It is not meant that everything presented here by Kant is perfect or final. On the contrary, there is probably nothing at all in his whole System of Philosophy—whose predominant characteristics are criticism, initiation, movement — that could be intelligently so regarded; and the admitted progress of subsequent theories of Right, as briefly indicated above, may be considered as conceding so much. It must be further admitted of Kant’s Science of Right that it presents everywhere abundant opening and even provocation for ‘Metacriticism’ and historical anticriticism, which have certainly not been overlooked or neglected. But it is meant withal that the Philosophy of Jurisprudence has really flourished in the Nineteenth Century only where Kant’s influence has been effective, and that the higher altitudes of jural science have only come into sight where he has been taken as a guide. The great critical thinker set the problem of Right anew to the pure Speculative Reason, and thus accomplished an intellectual transformation of juridical thought corresponding to the revolutionary enthusiasm of liberty in the practical sphere. It is only from this point of view that we can rightly appreciate or estimate his influence and significance. The all-embracing problem of the modern metamorphosis of the institutions of Society in the free State, lies implicitly in his apprehension. And in spite of his negative aspect, which has sometimes entirely misled superficial students, his solution, although betimes tentative and hesitating, is in the main faithful to the highest ideal of humanity, being foundationed on the eternity of Right and crowned by the universal security and peace of the gradually realized Freedom of mankind. As Kant saved the distracted and confused thought of his time from utter scepticism and despair, and set it again with renewed youth and enthusiasm on its way, so his spirit seems to be rising again upon us in this our hour of need, with fresh healing in his wings. Our Jurists must therefore also join the ever increasing throng of contemporary thinkers in the now general return to Kant. Their principles are even more conspicuously at hazard than any others, and the whole method of their science, long dying of intellectual inanition and asphyxia, must seek the conditions of a complete renovation. It is only thus, too, that the practical Politician will find the guidance of real principle in this agitated and troubled age in which the foundations of Government as well as of Right are so daringly scrutinised and so manifestly imperilled, and in which he is driven by the inherent necessary implication of local politics to face the inevitable issue of world-wide complications and the universal problem of human solidarity. And thus only, as it now appears, will it be possible to find a Principle that will at once be true to the most liberal tendency of the time, and yet do justice to its most conservative necessities.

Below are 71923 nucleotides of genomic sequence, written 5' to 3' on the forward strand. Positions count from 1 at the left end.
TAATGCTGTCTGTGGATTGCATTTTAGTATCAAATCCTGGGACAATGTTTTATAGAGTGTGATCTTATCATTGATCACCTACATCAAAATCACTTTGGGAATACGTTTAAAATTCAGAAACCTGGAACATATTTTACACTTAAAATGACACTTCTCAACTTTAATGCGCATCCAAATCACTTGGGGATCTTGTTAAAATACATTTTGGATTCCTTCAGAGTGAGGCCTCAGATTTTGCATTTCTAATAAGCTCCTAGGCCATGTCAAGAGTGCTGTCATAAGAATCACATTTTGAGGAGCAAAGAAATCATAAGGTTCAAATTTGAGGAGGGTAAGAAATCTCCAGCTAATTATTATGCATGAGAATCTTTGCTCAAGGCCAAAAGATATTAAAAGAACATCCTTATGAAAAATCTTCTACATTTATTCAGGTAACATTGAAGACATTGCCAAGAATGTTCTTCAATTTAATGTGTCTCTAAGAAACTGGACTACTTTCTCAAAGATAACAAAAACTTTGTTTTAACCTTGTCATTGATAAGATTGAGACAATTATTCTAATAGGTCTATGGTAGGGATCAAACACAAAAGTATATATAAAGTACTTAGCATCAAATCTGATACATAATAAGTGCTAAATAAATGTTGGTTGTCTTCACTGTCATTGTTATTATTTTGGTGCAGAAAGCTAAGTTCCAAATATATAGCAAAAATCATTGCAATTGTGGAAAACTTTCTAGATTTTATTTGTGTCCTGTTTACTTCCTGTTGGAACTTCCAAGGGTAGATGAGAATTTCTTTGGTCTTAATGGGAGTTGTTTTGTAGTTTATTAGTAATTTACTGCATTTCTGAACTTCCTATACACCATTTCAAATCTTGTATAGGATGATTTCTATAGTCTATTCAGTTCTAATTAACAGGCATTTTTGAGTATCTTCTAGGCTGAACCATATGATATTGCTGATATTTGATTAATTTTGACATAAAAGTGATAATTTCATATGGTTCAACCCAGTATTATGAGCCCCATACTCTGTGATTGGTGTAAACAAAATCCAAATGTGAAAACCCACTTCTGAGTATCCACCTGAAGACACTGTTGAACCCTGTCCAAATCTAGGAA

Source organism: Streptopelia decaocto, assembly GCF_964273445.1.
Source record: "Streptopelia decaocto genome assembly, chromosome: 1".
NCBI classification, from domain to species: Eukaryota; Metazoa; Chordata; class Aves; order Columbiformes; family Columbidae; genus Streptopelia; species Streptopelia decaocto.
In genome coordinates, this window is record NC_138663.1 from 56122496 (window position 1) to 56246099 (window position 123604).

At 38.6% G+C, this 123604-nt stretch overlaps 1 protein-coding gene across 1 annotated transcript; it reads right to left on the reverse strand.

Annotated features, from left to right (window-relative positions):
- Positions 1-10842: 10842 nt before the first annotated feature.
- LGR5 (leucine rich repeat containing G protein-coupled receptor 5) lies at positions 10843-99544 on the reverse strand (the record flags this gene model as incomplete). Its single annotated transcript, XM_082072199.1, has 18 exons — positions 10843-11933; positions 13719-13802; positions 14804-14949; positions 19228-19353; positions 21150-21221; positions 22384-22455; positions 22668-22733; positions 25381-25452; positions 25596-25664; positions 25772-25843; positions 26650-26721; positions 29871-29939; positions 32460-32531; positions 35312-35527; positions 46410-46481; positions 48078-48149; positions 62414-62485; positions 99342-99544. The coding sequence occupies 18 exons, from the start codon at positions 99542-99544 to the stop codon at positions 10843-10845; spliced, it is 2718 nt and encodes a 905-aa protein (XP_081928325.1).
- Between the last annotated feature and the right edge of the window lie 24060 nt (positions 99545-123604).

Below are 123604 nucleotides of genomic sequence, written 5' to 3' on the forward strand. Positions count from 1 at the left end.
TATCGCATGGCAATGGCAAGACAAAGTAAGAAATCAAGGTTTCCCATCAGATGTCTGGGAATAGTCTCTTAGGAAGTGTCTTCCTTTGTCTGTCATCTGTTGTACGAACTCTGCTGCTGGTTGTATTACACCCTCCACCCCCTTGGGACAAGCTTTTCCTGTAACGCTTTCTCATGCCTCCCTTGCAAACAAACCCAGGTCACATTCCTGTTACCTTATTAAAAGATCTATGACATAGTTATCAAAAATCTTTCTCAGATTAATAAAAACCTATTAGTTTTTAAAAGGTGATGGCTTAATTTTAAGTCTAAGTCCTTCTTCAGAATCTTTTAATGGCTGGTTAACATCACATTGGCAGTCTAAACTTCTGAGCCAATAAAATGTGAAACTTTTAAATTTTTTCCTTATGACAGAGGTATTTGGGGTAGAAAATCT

Of criticism and comment, blind adulation and unjust depreciation of Kant’s system of Right, there has been, as already hinted, abundance and even more than enough. Every philosophical Jurist has had to define more or less explicitly his attitude towards the Kantian standpoint. The original thinkers of the dogmatic Schools—Fichte, Schelling, Hegel, and Krause, —have made it the starting-point of their special efforts, and have elaborated their own conceptions by positive or negative reference to it. The recent Theological School of Stahl and Baader, De Maistre and Bonald, representing the Protestant and Papal reaction from the modern autonomy of Reason, has yet left the Kantian principle unshaken, and has at the best only formulated its doctrine of a universal Divine order in more specific Christian terms. The Historical School of Hugo and Savigny and Puchta, —which is also that of Bentham, Austin and Buckle, Sir George C. Lewis and Sir Henry Sumner Maine, and Herbert Spencer, — with all its apparent antagonism, has only so far supplemented the rational universality of Kant by the necessary counterpart of an historical Phenomenology of the rise and development of the positive legal institutions, as the natural evolution and verification in experience of the juridical conceptions. The conspicuous want of a criterion of Right in the application of the mere historical Method to the manifold, contingent, and variable institutions of human society, has been often signalized; and the representatives of the School have been driven again, especially in their advocacy of political liberalism, upon the rational principles of Freedom.